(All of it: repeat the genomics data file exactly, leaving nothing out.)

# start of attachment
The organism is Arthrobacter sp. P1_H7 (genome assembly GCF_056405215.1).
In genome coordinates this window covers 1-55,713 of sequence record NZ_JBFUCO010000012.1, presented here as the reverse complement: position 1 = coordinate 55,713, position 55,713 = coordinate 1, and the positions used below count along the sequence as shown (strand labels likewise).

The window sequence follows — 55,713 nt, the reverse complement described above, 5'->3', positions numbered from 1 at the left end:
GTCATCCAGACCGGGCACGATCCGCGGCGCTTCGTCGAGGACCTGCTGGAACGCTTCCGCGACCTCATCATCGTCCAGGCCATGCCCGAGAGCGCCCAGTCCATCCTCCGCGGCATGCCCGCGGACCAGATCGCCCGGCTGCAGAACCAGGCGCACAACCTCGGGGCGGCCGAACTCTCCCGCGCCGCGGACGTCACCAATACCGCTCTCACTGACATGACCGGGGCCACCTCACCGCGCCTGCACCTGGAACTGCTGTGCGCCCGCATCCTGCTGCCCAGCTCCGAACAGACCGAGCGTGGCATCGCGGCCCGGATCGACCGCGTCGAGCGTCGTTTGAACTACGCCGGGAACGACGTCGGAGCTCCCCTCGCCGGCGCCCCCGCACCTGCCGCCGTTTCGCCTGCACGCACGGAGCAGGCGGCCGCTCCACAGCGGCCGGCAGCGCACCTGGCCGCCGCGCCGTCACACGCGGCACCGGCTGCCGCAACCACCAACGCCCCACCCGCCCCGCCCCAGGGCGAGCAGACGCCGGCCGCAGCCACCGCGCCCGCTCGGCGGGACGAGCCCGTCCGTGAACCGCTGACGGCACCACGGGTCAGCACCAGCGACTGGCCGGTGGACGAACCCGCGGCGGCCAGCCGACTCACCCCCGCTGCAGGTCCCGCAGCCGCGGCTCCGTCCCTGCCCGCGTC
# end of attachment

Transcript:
The organism is Arthrobacter sp. P1_H7 (genome assembly GCF_056405215.1).
In genome coordinates this window covers 1-55,713 of sequence record NZ_JBFUCO010000012.1, presented here as the reverse complement: position 1 = coordinate 55,713, position 55,713 = coordinate 1, and the positions used below count along the sequence as shown (strand labels likewise).

The window sequence follows — 55,713 nt, the reverse complement described above, 5'->3', positions numbered from 1 at the left end:
GTCATCCAGACCGGGCACGATCCGCGGCGCTTCGTCGAGGACCTGCTGGAACGCTTCCGCGACCTCATCATCGTCCAGGCCATGCCCGAGAGCGCCCAGTCCATCCTCCGCGGCATGCCCGCGGACCAGATCGCCCGGCTGCAGAACCAGGCGCACAACCTCGGGGCGGCCGAACTCTCCCGCGCCGCGGACGTCACCAATACCGCTCTCACTGACATGACCGGGGCCACCTCACCGCGCCTGCACCTGGAACTGCTGTGCGCCCGCATCCTGCTGCCCAGCTCCGAACAGACCGAGCGTGGCATCGCGGCCCGGATCGACCGCGTCGAGCGTCGTTTGAACTACGCCGGGAACGACGTCGGAGCTCCCCTCGCCGGCGCCCCCGCACCTGCCGCCGTTTCGCCTGCACGCACGGAGCAGGCGGCCGCTCCACAGCGGCCGGCAGCGCACCTGGCCGCCGCGCCGTCACACGCGGCACCGGCTGCCGCAACCACCAACGCCCCACCCGCCCCGCCCCAGGGCGAGCAGACGCCGGCCGCAGCCACCGCGCCCGCTCGGCGGGACGAGCCCGTCCGTGAACCGCTGACGGCACCACGGGTCAGCACCAGCGACTGGCCGGTGGACGAACCCGCGGCGGCCAGCCGACTCACCCCCGCTGCAGGTCCCGCAGCCGCGGCTCCGTCCCTGCCCGCGTC